I have four poetry books and two nonfiction books I have self-published but now I have removed them from the web so I can traditionally publish them. Is there anything I need to do? Can I keep using the ISBNs or do I have to change my titles to separate from the old ISBNS. I am just all confused on this matter.
When you create a contract with a traditional publisher, they will tell you what to do. Almost certainly they'll want to use their own ISBNs.
As for the ISBN itself, it's done with.
Can an ISBN be reused? No, once a title is published with an ISBN on it, the ISBN can never be used again. Even if a title goes out of print, the ISBN cannot be reused since the title continues to be catalogued by libraries and traded by used booksellers.
If you'd like ISBNs to use on new self-published titles, you'll need to purchase them fresh.
This is the least of your problems. The hard part is finding a publisher who is interested in publishing your books. Don't worry about it. When you find a publisher, they'll deal with things like ISBNs. It's not your problem.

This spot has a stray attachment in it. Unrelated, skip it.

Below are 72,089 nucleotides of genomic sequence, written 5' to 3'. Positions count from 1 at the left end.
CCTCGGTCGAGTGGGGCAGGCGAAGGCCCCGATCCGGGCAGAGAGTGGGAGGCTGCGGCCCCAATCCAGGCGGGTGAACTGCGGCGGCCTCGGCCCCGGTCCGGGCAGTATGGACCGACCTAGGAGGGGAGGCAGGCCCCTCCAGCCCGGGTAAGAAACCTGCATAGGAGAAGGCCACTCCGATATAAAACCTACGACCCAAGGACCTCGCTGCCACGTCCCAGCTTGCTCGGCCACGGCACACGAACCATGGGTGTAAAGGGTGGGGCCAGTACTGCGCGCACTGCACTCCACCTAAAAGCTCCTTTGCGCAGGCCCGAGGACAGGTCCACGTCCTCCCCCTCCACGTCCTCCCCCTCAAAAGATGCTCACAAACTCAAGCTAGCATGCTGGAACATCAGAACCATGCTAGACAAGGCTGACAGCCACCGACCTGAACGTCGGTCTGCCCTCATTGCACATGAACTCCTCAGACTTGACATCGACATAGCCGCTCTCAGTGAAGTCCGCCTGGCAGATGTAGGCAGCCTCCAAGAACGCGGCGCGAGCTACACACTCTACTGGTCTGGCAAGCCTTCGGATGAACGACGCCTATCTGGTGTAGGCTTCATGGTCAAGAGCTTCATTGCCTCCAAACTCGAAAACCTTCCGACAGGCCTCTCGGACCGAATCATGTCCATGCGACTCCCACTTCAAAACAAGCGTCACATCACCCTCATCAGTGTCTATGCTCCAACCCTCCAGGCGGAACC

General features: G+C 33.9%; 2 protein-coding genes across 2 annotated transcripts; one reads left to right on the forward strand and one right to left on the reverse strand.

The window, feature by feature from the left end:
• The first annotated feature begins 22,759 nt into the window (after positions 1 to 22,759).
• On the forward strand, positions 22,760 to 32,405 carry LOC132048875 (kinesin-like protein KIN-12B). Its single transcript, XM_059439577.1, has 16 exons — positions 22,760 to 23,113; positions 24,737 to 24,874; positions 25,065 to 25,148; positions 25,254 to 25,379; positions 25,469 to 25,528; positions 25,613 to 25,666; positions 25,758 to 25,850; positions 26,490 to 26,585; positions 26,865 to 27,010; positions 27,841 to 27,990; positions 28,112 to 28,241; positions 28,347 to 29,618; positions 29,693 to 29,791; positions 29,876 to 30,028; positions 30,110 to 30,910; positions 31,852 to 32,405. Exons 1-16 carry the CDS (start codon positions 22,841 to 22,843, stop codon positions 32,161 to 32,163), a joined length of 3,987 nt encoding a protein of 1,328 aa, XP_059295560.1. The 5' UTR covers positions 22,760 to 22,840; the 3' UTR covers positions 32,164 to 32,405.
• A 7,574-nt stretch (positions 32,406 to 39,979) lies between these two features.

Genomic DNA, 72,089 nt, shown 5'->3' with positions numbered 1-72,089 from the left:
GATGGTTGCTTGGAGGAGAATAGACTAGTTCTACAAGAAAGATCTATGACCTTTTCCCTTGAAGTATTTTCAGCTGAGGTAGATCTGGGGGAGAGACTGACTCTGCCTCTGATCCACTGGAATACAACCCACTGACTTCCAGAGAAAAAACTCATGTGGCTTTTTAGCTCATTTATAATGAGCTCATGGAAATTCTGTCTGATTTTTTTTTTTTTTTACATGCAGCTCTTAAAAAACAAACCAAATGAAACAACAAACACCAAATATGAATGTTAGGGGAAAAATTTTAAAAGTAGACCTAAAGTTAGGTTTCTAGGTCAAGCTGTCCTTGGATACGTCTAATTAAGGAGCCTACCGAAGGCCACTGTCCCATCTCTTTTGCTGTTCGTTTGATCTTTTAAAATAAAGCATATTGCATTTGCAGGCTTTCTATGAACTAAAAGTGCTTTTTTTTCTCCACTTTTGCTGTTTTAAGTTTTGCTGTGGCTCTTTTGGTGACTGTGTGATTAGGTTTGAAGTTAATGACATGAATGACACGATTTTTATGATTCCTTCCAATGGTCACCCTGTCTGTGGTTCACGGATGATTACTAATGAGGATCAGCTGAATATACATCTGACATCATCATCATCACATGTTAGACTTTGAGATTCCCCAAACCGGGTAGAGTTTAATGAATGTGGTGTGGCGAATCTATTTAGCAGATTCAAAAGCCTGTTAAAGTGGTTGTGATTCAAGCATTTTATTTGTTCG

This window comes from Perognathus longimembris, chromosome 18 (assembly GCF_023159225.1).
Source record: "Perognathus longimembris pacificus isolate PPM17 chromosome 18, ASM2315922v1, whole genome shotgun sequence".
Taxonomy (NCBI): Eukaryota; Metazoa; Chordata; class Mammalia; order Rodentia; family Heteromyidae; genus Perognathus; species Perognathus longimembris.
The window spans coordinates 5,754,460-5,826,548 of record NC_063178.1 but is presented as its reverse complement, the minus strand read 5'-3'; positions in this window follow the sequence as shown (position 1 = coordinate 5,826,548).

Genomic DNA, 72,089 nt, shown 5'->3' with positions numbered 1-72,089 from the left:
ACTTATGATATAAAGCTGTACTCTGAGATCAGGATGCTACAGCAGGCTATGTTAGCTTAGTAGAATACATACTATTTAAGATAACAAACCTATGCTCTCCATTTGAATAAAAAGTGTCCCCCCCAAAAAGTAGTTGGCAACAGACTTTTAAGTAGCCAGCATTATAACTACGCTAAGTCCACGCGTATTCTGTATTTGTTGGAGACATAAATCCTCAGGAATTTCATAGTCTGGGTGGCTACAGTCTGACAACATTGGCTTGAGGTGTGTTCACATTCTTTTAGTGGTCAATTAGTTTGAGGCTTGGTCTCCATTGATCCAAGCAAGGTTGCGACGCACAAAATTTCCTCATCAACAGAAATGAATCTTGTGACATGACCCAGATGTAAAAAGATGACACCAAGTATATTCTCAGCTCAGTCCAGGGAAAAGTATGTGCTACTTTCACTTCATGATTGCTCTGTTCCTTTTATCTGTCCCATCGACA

Once you find a publisher, they'll assign their own ISBNs. You're old ISBNs will simply be dead. Whether the book is then published with the same title or a new title is between you and the publisher. There's no reason why it can't be. Books are republished with the same title and a different ISBN all the time.
You could say that as far as people in the book industry are concerned, a title does not identify a book. An ISBN identifies a book. This is because books can be published in different formats, like paperback and hard cover, with the same title. They'd have different ISBNs. Books that have entered public domain may be published by different companies with the same title, but again, they'll have different ISBN's. And occasionally, two books will be published with the same title but that have nothing to do with each other, it's just coincidence. For example, there's a book titled "The Stranger" by Albert Camus, and another book that as far as I know is a completely different book by Greg Van Arsdale and another by Harlan Coben. (I read the Camus book many years ago. I just found the other two searching on Amazon, I have no idea what they're about.)